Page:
The other question here is whether competition can be a healthy part of a presidential party, and the problems here, too, predate Trump. Commentators have rushed to note that challenges from the likes of Weld, Walsh, and Sanford are unlikely to sink Trump, but are more likely indicative of his existing weakness. Is this inevitable? It’s never exactly been standard – or a positive sign – for incumbent presidents to face serious challenges within their own parties, but the development of a strong norm against primary challenges in the modern era is one more example of how presidential nominations have backed away from competition, ultimately creating political stagnation and a crisis of legitimacy within the parties. And, while it’s not a feature of our system, it seems not completely absurd to imagine that the incumbent party in the White House, like the out-party, might weather a real competition in which front-runners have to prove themselves better than potential challengers. In other words, it’s not really enough for serious analysts to note that only catastrophically weak presidents face primary challenges; we should also ask why that’s the case and how it contributes to a presidency-centric political system.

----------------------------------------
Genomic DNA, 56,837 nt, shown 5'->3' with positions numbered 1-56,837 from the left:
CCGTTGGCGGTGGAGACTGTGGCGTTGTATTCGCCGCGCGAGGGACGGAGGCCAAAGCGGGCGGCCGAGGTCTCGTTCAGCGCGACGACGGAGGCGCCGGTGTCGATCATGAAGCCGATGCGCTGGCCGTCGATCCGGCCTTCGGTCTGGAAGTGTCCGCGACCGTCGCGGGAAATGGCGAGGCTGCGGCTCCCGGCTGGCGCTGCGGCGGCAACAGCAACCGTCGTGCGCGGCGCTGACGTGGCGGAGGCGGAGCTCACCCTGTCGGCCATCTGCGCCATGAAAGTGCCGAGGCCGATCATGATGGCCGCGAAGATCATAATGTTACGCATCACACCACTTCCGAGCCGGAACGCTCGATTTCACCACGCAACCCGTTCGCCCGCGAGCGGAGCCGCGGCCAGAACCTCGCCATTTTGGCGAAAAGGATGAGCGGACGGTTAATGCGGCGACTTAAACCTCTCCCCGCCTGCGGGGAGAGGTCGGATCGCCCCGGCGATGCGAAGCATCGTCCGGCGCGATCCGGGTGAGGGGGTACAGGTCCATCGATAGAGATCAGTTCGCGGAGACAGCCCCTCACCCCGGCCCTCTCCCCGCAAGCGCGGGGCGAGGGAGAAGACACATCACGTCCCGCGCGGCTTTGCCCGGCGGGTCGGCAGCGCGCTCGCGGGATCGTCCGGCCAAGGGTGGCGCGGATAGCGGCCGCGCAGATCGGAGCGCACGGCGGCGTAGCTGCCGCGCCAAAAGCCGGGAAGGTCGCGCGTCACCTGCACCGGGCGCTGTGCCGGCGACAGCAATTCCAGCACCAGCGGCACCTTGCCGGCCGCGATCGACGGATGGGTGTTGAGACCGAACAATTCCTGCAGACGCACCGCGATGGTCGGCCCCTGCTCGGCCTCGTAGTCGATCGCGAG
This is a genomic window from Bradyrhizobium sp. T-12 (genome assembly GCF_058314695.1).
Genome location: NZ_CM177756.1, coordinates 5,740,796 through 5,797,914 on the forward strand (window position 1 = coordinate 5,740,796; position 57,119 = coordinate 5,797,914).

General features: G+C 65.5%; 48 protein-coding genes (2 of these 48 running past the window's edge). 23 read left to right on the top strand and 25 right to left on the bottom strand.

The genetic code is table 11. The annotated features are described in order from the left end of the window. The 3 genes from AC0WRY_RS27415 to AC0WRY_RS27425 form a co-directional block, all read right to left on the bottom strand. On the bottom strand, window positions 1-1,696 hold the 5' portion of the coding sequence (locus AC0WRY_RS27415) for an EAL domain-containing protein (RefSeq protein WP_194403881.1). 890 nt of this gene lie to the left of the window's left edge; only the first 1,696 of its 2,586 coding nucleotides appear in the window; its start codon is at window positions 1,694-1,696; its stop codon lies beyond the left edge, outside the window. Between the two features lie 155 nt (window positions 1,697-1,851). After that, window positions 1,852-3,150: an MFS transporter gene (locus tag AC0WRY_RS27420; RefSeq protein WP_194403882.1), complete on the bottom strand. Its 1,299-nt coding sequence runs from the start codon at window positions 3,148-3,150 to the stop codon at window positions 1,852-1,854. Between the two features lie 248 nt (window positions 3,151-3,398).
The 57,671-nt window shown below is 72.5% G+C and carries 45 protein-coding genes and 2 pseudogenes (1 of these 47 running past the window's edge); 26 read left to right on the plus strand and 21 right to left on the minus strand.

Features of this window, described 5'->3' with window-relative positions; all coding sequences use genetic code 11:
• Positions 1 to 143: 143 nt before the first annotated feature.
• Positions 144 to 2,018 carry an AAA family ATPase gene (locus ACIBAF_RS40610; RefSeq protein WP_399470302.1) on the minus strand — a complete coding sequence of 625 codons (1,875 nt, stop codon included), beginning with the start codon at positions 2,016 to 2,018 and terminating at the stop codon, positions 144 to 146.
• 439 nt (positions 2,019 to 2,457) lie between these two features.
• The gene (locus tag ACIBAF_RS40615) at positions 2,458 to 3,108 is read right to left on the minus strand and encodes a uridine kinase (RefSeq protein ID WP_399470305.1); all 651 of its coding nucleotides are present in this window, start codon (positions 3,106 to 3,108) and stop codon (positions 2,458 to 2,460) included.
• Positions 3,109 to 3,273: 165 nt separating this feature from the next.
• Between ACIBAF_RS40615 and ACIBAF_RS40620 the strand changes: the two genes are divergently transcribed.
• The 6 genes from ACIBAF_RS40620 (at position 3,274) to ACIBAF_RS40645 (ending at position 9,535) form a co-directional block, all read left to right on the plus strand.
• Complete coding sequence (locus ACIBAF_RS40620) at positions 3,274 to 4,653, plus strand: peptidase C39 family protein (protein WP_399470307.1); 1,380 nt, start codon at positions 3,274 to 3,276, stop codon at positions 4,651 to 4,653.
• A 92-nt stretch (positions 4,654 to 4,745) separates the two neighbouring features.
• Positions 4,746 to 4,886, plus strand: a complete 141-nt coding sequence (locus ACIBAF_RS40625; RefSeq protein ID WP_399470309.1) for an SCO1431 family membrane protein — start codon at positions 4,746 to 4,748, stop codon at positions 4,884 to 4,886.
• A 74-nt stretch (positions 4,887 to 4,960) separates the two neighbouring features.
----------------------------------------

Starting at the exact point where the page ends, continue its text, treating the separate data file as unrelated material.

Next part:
There are a few implications here. One is that party strength is multi-faceted. While it involves more than just thinking about how parties can manage competition and sustain political power that’s distinct from the president, this is an under-appreciated aspect of party strength among people who mainly study parties from an interest group and elections perspective. Second is that the president’s hold on the party in the realm of electoral politics doesn’t seem to be matched by similar levels of policy influence. Instead, scholars have argued, as Matt Glassman has, that Republican leaders in Congress have simply refused to champion the president’s priorities and otherwise used tactics at their disposal to thwart his plans. Once again, the distinction between Trump and his recent predecessors starts to look like more of a difference in degree than kind. Presidents define their parties politically – they have tremendous influence over partisanship – but when it comes to elite influence, or actually influencing their parties, their reach is more limited. Presidential strength, like that of parties, is multi-faceted. As presidents are able to dominate their electoral parties but not translate that political strength into governing influence, politics and policy become increasingly disconnected.
It’s easy to see primary cancelations as one more norm violation in the era of Trump. And that may prove to be the correct framework. But they’re also a logical extension of a complex and often problematic relationship between parties and the presidency. And in that regard, decades of institutional development have created lots of norms, but neglected a core democratic value: the importance of checks on presidential control.